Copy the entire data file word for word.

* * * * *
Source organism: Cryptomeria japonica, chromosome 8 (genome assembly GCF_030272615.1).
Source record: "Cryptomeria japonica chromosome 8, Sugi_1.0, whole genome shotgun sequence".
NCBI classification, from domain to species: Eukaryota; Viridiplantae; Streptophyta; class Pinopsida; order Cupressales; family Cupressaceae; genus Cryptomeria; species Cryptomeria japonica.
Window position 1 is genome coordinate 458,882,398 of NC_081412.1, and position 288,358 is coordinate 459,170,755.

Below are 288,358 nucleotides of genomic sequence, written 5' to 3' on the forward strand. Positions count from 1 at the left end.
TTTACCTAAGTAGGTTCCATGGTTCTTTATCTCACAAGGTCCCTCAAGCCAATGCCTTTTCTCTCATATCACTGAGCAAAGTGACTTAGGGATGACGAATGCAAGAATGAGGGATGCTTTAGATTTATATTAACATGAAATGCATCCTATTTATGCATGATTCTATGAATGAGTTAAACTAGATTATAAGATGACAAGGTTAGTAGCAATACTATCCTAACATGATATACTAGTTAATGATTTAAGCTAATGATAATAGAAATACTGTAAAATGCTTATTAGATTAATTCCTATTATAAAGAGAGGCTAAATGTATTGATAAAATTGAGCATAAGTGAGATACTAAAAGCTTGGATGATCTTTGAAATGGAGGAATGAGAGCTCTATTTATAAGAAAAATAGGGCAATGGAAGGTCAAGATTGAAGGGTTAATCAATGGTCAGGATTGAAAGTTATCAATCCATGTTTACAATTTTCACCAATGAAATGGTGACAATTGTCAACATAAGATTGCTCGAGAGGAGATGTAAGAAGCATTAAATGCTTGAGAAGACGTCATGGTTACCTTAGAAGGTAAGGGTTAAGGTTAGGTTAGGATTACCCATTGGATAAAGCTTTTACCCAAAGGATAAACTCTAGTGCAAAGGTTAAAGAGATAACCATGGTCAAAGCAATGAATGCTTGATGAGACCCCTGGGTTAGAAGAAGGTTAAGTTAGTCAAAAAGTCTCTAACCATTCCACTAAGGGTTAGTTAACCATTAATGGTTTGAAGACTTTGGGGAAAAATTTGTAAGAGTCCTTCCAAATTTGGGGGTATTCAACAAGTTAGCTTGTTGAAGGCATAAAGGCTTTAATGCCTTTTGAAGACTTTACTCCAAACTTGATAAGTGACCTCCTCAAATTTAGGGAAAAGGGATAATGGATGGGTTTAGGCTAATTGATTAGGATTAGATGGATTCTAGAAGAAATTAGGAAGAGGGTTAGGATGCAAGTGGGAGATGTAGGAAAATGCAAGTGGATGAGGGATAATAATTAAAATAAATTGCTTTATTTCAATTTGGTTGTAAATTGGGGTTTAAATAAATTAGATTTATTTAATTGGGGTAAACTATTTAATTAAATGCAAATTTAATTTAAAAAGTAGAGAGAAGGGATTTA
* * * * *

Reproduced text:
Source organism: Cryptomeria japonica, chromosome 8 (genome assembly GCF_030272615.1).
Source record: "Cryptomeria japonica chromosome 8, Sugi_1.0, whole genome shotgun sequence".
NCBI classification, from domain to species: Eukaryota; Viridiplantae; Streptophyta; class Pinopsida; order Cupressales; family Cupressaceae; genus Cryptomeria; species Cryptomeria japonica.
Window position 1 is genome coordinate 458,882,398 of NC_081412.1, and position 288,358 is coordinate 459,170,755.

Below are 288,358 nucleotides of genomic sequence, written 5' to 3' on the forward strand. Positions count from 1 at the left end.
TTTACCTAAGTAGGTTCCATGGTTCTTTATCTCACAAGGTCCCTCAAGCCAATGCCTTTTCTCTCATATCACTGAGCAAAGTGACTTAGGGATGACGAATGCAAGAATGAGGGATGCTTTAGATTTATATTAACATGAAATGCATCCTATTTATGCATGATTCTATGAATGAGTTAAACTAGATTATAAGATGACAAGGTTAGTAGCAATACTATCCTAACATGATATACTAGTTAATGATTTAAGCTAATGATAATAGAAATACTGTAAAATGCTTATTAGATTAATTCCTATTATAAAGAGAGGCTAAATGTATTGATAAAATTGAGCATAAGTGAGATACTAAAAGCTTGGATGATCTTTGAAATGGAGGAATGAGAGCTCTATTTATAAGAAAAATAGGGCAATGGAAGGTCAAGATTGAAGGGTTAATCAATGGTCAGGATTGAAAGTTATCAATCCATGTTTACAATTTTCACCAATGAAATGGTGACAATTGTCAACATAAGATTGCTCGAGAGGAGATGTAAGAAGCATTAAATGCTTGAGAAGACGTCATGGTTACCTTAGAAGGTAAGGGTTAAGGTTAGGTTAGGATTACCCATTGGATAAAGCTTTTACCCAAAGGATAAACTCTAGTGCAAAGGTTAAAGAGATAACCATGGTCAAAGCAATGAATGCTTGATGAGACCCCTGGGTTAGAAGAAGGTTAAGTTAGTCAAAAAGTCTCTAACCATTCCACTAAGGGTTAGTTAACCATTAATGGTTTGAAGACTTTGGGGAAAAATTTGTAAGAGTCCTTCCAAATTTGGGGGTATTCAACAAGTTAGCTTGTTGAAGGCATAAAGGCTTTAATGCCTTTTGAAGACTTTACTCCAAACTTGATAAGTGACCTCCTCAAATTTAGGGAAAAGGGATAATGGATGGGTTTAGGCTAATTGATTAGGATTAGATGGATTCTAGAAGAAATTAGGAAGAGGGTTAGGATGCAAGTGGGAGATGTAGGAAAATGCAAGTGGATGAGGGATAATAATTAAAATAAATTGCTTTATTTCAATTTGGTTGTAAATTGGGGTTTAAATAAATTAGATTTATTTAATTGGGGTAAACTATTTAATTAAATGCAAATTTAATTTAAAAAGTAGAGAGAAGGGATTTA